3.4. Zeno and the Stoics, then, were right in repudiating conjecture. For to conjecture that you know that which you do not know, is not the part of a wise, but rather of a rash and foolish man. Therefore if nothing can be known, as Socrates taught, or ought to be conjectured, as Zeno taught, philosophy is entirely removed. Why should I say that it is not only overthrown by these two, who were the chiefs of philosophy, but by all, so that it now appears to have been long ago destroyed by its own arms? Philosophy has been divided into many sects; and they all entertain various sentiments. In which do we place the truth? It certainly cannot be in all. Let us point out some one; it follows that all the others will be without wisdom. Let us pass through them separately; in the same manner, whatever we shall give to one we shall take away from the others. For each particular sect overturns all others, to confirm itself and its own doctrines : nor does it allow wisdom to any other, lest it should confess that it is itself foolish; but as it takes away others, so is it taken away itself by all others. For they are nevertheless philosophers who accuse it of folly. Whatever sect you shall praise and pronounce true, that is censured by philosophers as false. Shall we therefore believe one which praises itself and its doctrine, or the many which blame the ignorance of each other? That must of necessity be better which is held by great numbers, than that which is held by one only. For no one can rightly judge concerning himself, as the renowned poet testifies; for the nature of men is so arranged, that they see and distinguish the affairs of others better than their own. Since, therefore, all things are uncertain, we must either believe all or none: if we are to believe no one, then the wise have no existence, because while they separately affirm different things they think themselves wise; if all, it is equally true that there are no wise men, because all deny the wisdom of each individually. Therefore all are in this manner destroyed; and as those fabled sparti of the poets, so these men mutually slay one another, so that no one remains of all; which happens on this account, because they have a sword, but have no shield. If, therefore, the sects individually are convicted of folly by the judgment of many sects, it follows that all are found to be vain and empty; and thus philosophy consumes and destroys itself. And since Arcesilas the founder of the Academy understood this, he collected together the mutual censures of all, and the confession of ignorance made by distinguished philosophers, and armed himself against all. Thus he established a new philosophy of not philosophizing. From this founder, therefore, there began to be two kinds of philosophy: one the old one, which claims to itself knowledge; the other a new one, opposed to the former, and which detracts from it. Between these two kinds of philosophy I see that there is disagreement, and as it were civil war. On which side shall we place wisdom, which cannot be torn asunder? If the nature of things can be known, this troop of recruits will perish; if it cannot, the veterans will be destroyed: if they shall be equal, nevertheless philosophy, the guide of all, will still perish, because it is divided; for nothing can be opposed to itself without its own destruction. But if, as I have shown, there can be no inner and peculiar knowledge in man on account of the frailty of the human condition, the party of Arcesilas prevails. But not even will this stand firm, because it cannot be the case that nothing at all is known.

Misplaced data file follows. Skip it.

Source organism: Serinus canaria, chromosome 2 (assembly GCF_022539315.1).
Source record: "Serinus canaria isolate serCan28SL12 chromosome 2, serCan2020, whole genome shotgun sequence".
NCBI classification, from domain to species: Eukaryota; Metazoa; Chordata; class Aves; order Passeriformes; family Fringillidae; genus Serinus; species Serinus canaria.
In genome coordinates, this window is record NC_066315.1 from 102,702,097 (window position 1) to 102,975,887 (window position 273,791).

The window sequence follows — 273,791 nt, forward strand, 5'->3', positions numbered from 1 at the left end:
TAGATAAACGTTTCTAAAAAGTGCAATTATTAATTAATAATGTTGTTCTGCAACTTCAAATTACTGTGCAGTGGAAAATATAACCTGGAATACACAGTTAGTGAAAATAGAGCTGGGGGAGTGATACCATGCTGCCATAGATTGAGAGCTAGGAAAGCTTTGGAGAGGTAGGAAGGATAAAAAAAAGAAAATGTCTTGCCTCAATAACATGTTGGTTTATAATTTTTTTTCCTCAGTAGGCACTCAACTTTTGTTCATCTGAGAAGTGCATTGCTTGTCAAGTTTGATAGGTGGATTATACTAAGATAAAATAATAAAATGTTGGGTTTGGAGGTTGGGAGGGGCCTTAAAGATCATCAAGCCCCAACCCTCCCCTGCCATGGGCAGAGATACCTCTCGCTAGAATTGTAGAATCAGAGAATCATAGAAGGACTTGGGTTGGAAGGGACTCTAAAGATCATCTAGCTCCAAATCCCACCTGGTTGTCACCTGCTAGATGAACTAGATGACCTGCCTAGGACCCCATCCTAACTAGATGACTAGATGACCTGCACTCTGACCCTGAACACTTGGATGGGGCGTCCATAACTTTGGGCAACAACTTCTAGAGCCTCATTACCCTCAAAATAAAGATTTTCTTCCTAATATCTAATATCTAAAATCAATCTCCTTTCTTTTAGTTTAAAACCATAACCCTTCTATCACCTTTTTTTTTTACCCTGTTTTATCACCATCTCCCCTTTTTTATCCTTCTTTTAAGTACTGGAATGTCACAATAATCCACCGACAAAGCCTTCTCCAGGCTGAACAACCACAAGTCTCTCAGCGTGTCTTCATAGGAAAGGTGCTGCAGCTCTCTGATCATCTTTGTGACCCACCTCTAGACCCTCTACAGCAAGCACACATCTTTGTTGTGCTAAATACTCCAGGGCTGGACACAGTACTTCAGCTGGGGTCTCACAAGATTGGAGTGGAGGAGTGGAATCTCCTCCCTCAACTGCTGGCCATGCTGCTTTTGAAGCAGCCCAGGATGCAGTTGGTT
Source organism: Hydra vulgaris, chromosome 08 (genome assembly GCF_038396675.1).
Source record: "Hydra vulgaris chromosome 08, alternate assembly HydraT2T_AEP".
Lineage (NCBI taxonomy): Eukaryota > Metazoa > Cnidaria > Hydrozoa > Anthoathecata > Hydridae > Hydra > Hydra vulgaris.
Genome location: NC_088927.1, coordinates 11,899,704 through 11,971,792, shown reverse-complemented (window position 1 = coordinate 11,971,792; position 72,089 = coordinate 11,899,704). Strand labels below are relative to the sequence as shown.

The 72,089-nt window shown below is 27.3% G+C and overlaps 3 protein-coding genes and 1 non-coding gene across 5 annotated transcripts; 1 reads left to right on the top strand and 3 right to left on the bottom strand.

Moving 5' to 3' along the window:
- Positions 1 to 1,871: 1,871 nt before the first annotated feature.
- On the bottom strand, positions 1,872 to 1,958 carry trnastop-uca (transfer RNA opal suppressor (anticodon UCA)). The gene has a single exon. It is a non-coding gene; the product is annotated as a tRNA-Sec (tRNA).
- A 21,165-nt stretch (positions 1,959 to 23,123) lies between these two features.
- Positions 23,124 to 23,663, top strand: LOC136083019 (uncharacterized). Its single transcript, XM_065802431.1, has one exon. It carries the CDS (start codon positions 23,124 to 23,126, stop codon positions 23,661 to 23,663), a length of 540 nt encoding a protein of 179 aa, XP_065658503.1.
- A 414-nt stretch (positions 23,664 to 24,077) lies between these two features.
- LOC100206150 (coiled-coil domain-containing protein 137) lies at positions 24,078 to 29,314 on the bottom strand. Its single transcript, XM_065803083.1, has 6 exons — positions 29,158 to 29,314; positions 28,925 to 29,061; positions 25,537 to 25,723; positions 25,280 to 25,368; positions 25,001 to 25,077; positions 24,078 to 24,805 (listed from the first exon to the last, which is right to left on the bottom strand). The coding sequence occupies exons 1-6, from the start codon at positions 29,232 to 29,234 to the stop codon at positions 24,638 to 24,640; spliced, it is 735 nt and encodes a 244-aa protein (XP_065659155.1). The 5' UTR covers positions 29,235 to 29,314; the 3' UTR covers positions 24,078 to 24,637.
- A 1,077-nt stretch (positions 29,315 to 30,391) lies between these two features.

8. Plotinus, Enneads, a b c d\n0 5.8 [31] 1 5.8 [31] 1 5 8 [31] 1 (3rd cent. CE - 3rd cent. CE)  Tagged with subjects: •definition in dialectic Found in books: d'Hoine and Martijn (2017), All From One: A Guide to Proclus, 184